Also during this period, I began writing songs. I felt that the real magic of music was more in the songwriting than the singing, playing or production. Mastery of this talent seemed imperative. The melodies had to be strong and the lyrics had to say something substantial. Eventually, after meeting a couple of musicians who became good friends, I joined a forming group called The Runes. We rehearsed now and again but never played out and excessive amounts of college work forced me to leave the band.

In 1981, I graduated college and returned to New Jersey eager to form the definitive band free from annoying distractions. After two years of music paper ads and tedious auditions, The Changes were formed. The 4-piece band rehearsed 60s pop covers and a few new wave gems. We even played half-a-dozen gigs. It was an enjoyable and encouraging experience but limitations motivated me to leave in 1983.

Over the next nine years, I moved from band to band, enjoying some choice gigs but never finding exactly the right elements while continuing what seemed like an endless series of auditions.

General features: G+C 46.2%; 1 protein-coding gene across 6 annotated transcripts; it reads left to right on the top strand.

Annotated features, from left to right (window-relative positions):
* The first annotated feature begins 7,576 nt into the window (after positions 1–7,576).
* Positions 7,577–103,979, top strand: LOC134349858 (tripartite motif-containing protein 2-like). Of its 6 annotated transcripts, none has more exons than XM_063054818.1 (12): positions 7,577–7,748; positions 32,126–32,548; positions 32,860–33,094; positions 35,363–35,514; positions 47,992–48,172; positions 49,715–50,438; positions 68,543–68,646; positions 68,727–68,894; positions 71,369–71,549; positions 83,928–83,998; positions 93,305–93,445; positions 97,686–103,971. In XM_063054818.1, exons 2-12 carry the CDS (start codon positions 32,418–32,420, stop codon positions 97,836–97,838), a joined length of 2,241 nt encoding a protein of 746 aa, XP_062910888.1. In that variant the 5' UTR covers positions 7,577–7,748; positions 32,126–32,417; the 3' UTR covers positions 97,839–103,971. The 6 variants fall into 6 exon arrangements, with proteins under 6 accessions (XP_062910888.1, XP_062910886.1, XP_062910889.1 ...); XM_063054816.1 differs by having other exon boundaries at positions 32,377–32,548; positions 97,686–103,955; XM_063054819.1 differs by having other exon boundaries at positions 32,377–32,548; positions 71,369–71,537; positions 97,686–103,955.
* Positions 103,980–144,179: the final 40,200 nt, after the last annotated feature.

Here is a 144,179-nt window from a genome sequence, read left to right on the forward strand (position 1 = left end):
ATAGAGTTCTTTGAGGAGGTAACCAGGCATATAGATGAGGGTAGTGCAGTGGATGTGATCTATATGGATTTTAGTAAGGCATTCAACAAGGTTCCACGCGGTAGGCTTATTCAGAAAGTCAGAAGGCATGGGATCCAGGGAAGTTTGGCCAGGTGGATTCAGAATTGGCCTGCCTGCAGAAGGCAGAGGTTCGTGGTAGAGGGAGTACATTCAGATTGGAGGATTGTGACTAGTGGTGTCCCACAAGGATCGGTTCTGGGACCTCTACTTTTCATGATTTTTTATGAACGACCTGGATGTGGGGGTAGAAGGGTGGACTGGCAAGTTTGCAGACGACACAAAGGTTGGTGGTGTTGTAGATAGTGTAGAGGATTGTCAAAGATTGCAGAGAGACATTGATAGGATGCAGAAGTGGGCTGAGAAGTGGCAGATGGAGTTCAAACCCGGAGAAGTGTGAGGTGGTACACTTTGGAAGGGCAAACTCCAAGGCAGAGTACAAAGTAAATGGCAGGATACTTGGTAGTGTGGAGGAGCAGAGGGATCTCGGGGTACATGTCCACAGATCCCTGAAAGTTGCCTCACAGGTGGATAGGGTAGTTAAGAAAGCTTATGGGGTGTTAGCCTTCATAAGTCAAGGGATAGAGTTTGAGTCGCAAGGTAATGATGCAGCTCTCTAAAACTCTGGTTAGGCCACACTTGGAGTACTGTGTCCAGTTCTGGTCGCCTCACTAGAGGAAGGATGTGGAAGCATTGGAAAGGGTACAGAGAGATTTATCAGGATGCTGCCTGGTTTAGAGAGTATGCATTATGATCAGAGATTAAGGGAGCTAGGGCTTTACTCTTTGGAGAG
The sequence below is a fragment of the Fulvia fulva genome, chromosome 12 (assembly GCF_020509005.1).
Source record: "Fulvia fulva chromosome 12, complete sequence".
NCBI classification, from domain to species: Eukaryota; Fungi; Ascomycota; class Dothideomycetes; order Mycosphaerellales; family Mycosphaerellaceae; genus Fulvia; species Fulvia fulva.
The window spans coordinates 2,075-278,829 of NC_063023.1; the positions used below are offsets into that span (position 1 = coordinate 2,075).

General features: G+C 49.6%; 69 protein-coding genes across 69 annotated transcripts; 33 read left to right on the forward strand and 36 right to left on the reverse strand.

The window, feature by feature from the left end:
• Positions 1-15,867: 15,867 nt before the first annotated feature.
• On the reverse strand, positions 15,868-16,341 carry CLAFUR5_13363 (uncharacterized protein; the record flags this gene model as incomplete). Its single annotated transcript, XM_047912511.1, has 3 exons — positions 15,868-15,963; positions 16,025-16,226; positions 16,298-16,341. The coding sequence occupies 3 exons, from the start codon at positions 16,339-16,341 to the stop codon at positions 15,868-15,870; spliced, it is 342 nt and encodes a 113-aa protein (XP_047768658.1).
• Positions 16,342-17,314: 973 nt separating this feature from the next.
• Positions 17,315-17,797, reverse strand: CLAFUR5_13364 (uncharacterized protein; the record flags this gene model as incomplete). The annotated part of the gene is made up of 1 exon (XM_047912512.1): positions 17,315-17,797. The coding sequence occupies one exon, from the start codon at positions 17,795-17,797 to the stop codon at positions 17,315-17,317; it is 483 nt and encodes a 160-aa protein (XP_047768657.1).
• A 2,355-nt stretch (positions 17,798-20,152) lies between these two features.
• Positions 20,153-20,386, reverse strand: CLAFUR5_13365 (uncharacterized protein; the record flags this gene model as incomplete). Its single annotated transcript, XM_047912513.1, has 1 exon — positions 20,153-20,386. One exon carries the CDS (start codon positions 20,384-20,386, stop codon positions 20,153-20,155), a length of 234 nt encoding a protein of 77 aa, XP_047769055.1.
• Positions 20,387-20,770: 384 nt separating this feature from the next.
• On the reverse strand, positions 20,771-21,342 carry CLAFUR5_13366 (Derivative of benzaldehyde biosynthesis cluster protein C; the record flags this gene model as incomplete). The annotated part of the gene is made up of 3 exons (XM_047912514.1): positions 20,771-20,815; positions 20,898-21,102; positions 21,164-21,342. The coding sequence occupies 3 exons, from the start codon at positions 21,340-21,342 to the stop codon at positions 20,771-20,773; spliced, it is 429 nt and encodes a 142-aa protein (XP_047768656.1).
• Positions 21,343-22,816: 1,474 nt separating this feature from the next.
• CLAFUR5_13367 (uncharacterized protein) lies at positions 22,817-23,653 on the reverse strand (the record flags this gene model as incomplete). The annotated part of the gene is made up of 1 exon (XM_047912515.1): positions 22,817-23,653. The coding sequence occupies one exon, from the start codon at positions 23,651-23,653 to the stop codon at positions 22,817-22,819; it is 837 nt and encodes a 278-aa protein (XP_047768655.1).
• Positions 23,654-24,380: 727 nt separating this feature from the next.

During that period, I gained the most valuable live experience with the musically talented band, Bus Stop. I hated the name and many other personal aspects of the group, but we played almost 100 successful gigs (89 to be precise) in Northern Jersey and New York City between June of 1989 and December of 1990. My playing, singing and performance skills were all sharpened nicely by the shows. I even managed to get one of my originals, "Outside Looking In," into the set list for a while where it received favorable comment. Since the other members had no ambition beyond playing covers in local bars, I left when the act had run its course. It had given me all it could.

Next, I accepted an invitation from Bob August (a local singer/songwriter I had performed with on occasion) to play lead guitar (despite my limited ability) and sing in his original group, The Knobodys. This brought some choice gigs in New York, the production of two music videos and two nationwide TV appearances on WOR-TV's long-running camp classic, "The Joe Franklin Show." Though the program's impact on society was the antithesis of the Beatles on Ed Sullivan, it was a good time and provided useful experience.

Finally, the time was right to form an original band based solely on my songs without any "safe" covers. The risk was considerable and I'd been complaining about how bad music was for ages but had only then marshaled enough confidence to do something about it.